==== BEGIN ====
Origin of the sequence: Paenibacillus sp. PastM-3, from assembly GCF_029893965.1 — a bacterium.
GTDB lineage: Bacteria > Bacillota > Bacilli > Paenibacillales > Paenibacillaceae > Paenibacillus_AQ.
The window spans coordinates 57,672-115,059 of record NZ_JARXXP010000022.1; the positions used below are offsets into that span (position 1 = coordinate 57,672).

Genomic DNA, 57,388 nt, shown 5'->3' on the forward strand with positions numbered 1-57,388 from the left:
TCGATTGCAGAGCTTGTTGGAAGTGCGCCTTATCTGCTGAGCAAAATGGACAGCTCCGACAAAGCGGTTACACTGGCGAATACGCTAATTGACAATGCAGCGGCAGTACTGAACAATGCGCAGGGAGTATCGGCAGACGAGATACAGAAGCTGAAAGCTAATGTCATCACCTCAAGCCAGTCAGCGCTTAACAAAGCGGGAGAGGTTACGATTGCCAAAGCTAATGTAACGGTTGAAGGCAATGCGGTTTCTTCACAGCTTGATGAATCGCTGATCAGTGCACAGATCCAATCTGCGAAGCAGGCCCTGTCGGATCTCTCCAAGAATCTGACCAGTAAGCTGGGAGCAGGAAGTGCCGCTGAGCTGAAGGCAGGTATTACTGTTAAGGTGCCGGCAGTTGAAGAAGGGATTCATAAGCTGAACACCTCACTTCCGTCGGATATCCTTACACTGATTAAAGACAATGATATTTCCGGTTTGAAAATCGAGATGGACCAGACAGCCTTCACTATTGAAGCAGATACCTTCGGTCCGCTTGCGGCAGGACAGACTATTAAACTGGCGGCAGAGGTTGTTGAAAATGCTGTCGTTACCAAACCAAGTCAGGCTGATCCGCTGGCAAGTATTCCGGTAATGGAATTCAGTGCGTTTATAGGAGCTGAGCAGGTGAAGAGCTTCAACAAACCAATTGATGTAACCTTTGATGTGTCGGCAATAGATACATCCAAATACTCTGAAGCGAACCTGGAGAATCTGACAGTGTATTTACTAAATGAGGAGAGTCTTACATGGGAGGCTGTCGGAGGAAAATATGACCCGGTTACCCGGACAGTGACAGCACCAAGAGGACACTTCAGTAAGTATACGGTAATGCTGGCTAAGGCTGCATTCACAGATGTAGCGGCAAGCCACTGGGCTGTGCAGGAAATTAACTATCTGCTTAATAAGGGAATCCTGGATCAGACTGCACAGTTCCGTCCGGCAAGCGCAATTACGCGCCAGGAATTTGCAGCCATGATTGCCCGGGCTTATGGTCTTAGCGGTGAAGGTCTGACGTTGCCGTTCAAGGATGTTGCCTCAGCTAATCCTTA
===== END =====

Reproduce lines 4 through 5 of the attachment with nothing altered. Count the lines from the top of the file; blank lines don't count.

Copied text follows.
Genomic DNA, 57,388 nt, shown 5'->3' on the forward strand with positions numbered 1-57,388 from the left:
TCGATTGCAGAGCTTGTTGGAAGTGCGCCTTATCTGCTGAGCAAAATGGACAGCTCCGACAAAGCGGTTACACTGGCGAATACGCTAATTGACAATGCAGCGGCAGTACTGAACAATGCGCAGGGAGTATCGGCAGACGAGATACAGAAGCTGAAAGCTAATGTCATCACCTCAAGCCAGTCAGCGCTTAACAAAGCGGGAGAGGTTACGATTGCCAAAGCTAATGTAACGGTTGAAGGCAATGCGGTTTCTTCACAGCTTGATGAATCGCTGATCAGTGCACAGATCCAATCTGCGAAGCAGGCCCTGTCGGATCTCTCCAAGAATCTGACCAGTAAGCTGGGAGCAGGAAGTGCCGCTGAGCTGAAGGCAGGTATTACTGTTAAGGTGCCGGCAGTTGAAGAAGGGATTCATAAGCTGAACACCTCACTTCCGTCGGATATCCTTACACTGATTAAAGACAATGATATTTCCGGTTTGAAAATCGAGATGGACCAGACAGCCTTCACTATTGAAGCAGATACCTTCGGTCCGCTTGCGGCAGGACAGACTATTAAACTGGCGGCAGAGGTTGTTGAAAATGCTGTCGTTACCAAACCAAGTCAGGCTGATCCGCTGGCAAGTATTCCGGTAATGGAATTCAGTGCGTTTATAGGAGCTGAGCAGGTGAAGAGCTTCAACAAACCAATTGATGTAACCTTTGATGTGTCGGCAATAGATACATCCAAATACTCTGAAGCGAACCTGGAGAATCTGACAGTGTATTTACTAAATGAGGAGAGTCTTACATGGGAGGCTGTCGGAGGAAAATATGACCCGGTTACCCGGACAGTGACAGCACCAAGAGGACACTTCAGTAAGTATACGGTAATGCTGGCTAAGGCTGCATTCACAGATGTAGCGGCAAGCCACTGGGCTGTGCAGGAAATTAACTATCTGCTTAATAAGGGAATCCTGGATCAGACTGCACAGTTCCGTCCGGCAAGCGCAATTACGCGCCAGGAATTTGCAGCCATGATTGCCCGGGCTTATGGTCTTAGCGGTGAAGGTCTGACGTTGCCGTTCAAGGATGTTGCCTCAGCTAATCCTTA